I believe the author is right. We have to make a terminological distinction between science and technology, scientific and technological policy. Looking at the aims of each of them, we will find that applied science combines prediction and prescription, while basic science aims to understand and analyze variables.

Toward a Critical Scientific Realism

For scientific realists the basic aim of science is to give plausible information on reality: nature, culture, society, etc. Knowledge about these variables may help provide scientific explanations as a response to the Why questions, make predictions about future events and retrodictions about past events. Thus it is possible to make predictions about observable events in the future.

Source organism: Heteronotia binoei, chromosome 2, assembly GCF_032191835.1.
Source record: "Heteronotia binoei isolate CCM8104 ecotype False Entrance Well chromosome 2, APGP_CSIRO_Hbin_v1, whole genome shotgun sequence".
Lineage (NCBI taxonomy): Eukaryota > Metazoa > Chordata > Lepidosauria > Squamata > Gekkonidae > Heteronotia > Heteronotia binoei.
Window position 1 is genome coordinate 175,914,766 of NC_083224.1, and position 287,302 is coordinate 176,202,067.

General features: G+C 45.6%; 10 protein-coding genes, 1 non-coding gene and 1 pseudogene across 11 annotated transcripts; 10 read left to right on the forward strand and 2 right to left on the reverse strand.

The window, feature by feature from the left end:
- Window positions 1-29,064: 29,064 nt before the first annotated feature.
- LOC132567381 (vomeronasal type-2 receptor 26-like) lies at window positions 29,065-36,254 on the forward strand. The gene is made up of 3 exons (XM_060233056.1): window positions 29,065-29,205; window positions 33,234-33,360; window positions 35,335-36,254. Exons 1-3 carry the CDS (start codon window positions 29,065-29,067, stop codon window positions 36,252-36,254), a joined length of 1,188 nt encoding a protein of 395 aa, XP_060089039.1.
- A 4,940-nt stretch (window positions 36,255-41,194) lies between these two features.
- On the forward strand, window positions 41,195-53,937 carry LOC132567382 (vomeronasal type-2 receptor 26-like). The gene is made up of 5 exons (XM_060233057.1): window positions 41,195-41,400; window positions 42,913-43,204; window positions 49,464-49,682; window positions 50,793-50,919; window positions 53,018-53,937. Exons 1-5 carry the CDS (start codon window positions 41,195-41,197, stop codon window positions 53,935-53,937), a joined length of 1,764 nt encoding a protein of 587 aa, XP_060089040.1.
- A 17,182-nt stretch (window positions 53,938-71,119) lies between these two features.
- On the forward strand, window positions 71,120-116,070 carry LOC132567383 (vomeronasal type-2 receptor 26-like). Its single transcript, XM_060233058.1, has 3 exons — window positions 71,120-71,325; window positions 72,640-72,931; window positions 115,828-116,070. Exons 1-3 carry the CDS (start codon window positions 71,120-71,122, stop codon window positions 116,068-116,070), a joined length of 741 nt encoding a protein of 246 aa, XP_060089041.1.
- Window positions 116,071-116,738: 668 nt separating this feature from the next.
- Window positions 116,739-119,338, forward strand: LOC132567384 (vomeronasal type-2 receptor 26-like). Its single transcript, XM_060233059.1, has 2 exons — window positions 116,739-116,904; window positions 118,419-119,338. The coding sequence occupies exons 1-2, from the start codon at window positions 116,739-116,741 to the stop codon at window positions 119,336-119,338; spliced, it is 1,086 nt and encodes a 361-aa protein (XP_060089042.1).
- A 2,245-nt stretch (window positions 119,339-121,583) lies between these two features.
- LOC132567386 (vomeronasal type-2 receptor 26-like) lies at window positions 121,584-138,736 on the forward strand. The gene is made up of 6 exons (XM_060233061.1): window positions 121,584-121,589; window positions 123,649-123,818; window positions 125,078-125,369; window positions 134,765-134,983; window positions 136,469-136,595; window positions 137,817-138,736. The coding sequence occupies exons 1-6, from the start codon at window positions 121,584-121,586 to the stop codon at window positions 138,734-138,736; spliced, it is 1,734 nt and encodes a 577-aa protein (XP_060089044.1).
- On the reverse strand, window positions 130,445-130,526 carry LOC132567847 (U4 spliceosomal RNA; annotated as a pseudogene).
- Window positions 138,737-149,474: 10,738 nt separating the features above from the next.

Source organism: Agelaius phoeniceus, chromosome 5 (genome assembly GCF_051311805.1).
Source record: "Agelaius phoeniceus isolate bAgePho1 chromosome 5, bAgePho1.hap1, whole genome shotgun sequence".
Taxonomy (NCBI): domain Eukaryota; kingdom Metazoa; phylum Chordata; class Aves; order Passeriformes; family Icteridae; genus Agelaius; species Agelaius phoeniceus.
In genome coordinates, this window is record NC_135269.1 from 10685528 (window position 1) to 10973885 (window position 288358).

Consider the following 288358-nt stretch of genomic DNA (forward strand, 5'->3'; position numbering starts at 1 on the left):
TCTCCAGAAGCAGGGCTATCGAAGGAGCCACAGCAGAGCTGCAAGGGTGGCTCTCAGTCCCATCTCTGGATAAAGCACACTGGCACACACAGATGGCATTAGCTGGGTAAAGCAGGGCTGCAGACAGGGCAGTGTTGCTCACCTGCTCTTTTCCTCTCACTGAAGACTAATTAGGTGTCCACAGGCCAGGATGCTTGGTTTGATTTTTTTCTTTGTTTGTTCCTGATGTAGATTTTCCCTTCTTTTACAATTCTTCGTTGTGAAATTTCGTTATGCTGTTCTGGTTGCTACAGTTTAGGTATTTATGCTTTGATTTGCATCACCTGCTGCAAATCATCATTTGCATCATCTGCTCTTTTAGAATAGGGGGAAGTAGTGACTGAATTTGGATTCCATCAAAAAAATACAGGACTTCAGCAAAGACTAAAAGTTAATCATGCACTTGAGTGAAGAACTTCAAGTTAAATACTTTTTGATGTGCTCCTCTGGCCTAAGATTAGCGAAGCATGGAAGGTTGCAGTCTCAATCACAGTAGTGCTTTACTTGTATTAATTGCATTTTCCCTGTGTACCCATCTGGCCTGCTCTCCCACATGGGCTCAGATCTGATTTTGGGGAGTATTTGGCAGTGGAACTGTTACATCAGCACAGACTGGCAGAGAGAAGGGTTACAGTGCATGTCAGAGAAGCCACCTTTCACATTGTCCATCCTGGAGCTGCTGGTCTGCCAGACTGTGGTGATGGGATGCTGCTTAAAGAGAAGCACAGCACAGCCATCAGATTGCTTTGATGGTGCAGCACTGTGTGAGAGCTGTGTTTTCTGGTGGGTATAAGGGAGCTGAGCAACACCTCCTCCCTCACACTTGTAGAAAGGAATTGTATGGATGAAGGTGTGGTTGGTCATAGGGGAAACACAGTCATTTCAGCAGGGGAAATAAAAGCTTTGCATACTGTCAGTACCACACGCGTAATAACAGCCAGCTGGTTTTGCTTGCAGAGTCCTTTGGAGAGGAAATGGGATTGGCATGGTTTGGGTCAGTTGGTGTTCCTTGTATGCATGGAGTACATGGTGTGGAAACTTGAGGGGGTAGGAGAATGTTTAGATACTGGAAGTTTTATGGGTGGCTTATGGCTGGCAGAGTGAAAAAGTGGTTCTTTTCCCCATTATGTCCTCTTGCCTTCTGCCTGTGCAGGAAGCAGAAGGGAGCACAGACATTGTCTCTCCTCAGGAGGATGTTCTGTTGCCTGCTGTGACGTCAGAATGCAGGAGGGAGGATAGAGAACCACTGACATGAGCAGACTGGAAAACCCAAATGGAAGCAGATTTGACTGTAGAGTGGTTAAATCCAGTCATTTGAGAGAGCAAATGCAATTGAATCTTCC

Niiniluoto points out that the concept of applied science may be understood in two ways: as predictive science and as design science. Both are established by dynamic regularities that help predict the future in terms of the social system and technical standards that condition the rules for action. In his opinion, there are two types of applied research: the first, predictive science, aims for descriptive knowledge and recalls basic science; while the second, design science, is defined by the technical rules to be found in practical knowledge, geared to controlling artificial and natural systems. For Niiniluoto, basic and applied research have regularities that make each permeable, so that the structural differences are nearly non-existent.[ii]